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Case Study
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The Commerce Claus: Mr and Mrs McAlaster (Case Study Sample)


INSTRUCTIONS: Give a full answer. Consider the facts, including what is given and what can be presumed from the facts. Then apply the rules to the facts. Please follow the rubric and review the example before completing assignment.
Mr. and Mrs. Jacob McAlaster own a small variety store in central Wisconsin. It provides groceries, convenience items, and a limited selection of cards and gifts. They own just the one store and this is not a chain. The majority of their customers are central Wisconsin locals, but because the store is located on a main street, they do serve the occasional traveler from outside the area. The McAlasters' store does not comply with the Americans with Disabilities Act (ADA) (a federal statute) because the doors leading into and out of the premises are not wide enough to accomodate a wheel chair. Nor does the store have an access ramp--only four steps leading into the main entrance and a back entrance, which leads to a basement storage area. It would cost the McAlasters in excess of $50,000 to widen the entry door and add a ramp. The store complies with all state and local regulations, however, it does not, as indicated, comply with the ADA. The McAlasters do not believe the ADA applies to their establishment because it is just a little local store. Moreover, according to a family friend who reads legal fiction for a hobby, the store does not impact interstate commerce and therefore federal law does not apply.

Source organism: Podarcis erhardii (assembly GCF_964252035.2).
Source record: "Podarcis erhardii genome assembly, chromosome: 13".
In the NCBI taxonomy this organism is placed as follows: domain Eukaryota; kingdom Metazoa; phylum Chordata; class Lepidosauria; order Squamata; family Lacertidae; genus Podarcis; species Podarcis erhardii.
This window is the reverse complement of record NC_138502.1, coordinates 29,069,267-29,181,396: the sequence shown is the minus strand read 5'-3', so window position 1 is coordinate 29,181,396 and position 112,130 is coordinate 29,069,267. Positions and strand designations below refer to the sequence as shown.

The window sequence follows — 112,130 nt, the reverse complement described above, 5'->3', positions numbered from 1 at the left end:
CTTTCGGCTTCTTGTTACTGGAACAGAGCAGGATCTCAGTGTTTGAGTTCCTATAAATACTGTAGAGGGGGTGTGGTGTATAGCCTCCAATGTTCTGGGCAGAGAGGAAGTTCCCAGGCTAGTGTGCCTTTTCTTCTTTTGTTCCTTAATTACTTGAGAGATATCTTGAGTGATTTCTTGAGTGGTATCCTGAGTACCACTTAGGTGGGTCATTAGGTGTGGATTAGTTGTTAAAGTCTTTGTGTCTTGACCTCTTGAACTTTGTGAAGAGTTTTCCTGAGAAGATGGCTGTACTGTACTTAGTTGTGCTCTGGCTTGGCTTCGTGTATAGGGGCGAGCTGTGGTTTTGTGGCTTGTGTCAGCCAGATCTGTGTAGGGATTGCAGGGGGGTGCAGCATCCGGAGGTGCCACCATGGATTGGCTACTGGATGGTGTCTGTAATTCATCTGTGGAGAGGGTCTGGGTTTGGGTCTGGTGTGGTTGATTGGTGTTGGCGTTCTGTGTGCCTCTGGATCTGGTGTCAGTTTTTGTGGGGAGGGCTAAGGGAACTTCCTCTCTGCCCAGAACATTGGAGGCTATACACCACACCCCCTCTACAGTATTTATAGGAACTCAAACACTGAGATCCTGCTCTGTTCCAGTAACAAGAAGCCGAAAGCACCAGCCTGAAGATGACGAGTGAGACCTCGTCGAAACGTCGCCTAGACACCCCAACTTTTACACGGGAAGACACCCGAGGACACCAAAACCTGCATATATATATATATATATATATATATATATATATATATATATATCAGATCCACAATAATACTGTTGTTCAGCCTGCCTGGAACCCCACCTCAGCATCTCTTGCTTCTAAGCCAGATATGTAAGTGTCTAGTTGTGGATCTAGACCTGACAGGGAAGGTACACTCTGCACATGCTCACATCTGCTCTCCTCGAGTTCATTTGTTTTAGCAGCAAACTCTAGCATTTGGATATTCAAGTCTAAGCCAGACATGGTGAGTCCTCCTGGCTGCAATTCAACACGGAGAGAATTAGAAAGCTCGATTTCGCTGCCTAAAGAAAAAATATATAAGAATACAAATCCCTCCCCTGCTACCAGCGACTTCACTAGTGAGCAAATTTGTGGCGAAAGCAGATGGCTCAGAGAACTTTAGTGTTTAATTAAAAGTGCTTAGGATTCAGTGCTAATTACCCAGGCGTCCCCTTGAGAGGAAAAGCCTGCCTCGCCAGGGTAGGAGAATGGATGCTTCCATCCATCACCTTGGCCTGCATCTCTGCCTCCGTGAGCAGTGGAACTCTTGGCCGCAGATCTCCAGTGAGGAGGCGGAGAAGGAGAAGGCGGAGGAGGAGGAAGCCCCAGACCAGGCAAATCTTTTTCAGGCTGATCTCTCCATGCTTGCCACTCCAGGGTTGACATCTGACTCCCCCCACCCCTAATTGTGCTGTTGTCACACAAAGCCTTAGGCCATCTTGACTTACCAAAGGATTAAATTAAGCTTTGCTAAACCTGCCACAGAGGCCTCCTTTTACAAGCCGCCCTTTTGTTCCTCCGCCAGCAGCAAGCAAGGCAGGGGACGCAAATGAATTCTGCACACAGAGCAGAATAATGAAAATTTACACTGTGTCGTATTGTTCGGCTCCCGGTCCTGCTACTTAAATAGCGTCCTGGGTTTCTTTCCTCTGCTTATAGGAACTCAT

Does the Commerce Clause from Article I give the federal government the authority to require the McAlaster's store to comply with the ADA, add a ramp and widen the doors, or be otherwise subject to fines and/or jail for failure to comply? Why or why not?
Could any other branch of the federal government (Executive or Judicial) use any of their powers to attempt to regulate the store?


Case Study
Using the commerce clause which is under the United States Constitution the federal government can force the Mr and Mrs Jacob McAlaster to get a ramp and widen their doors. As under the United States American Disability Act (1990) there is a prohibition of any kind of discrimination on the states and federal level of people living with disabilities and it goes further to quote the public life of the disabled should be recognized in malls, hotels, motels, schools, parks and public places which are meant for the general public (Lerman and Sanderson 216). So yes, the Commerce Clause from article I does give the federal government authority to make Mr and Mrs McAlaster comply with all the rules of the American Disabilities Act. McAlaster shop is under the Commerce Clause, which makes it liable to the ADA. This is because Congress has been handled power by the Commerce Clause to govern businesses that are at the states within the US and other nations. Although it is in a local setting, the convenience store the Commerce Clause has given the right of application for ADA. The Supreme Court makes it clear that if the local business is in a position to cause an impact on interstate then it can be regu

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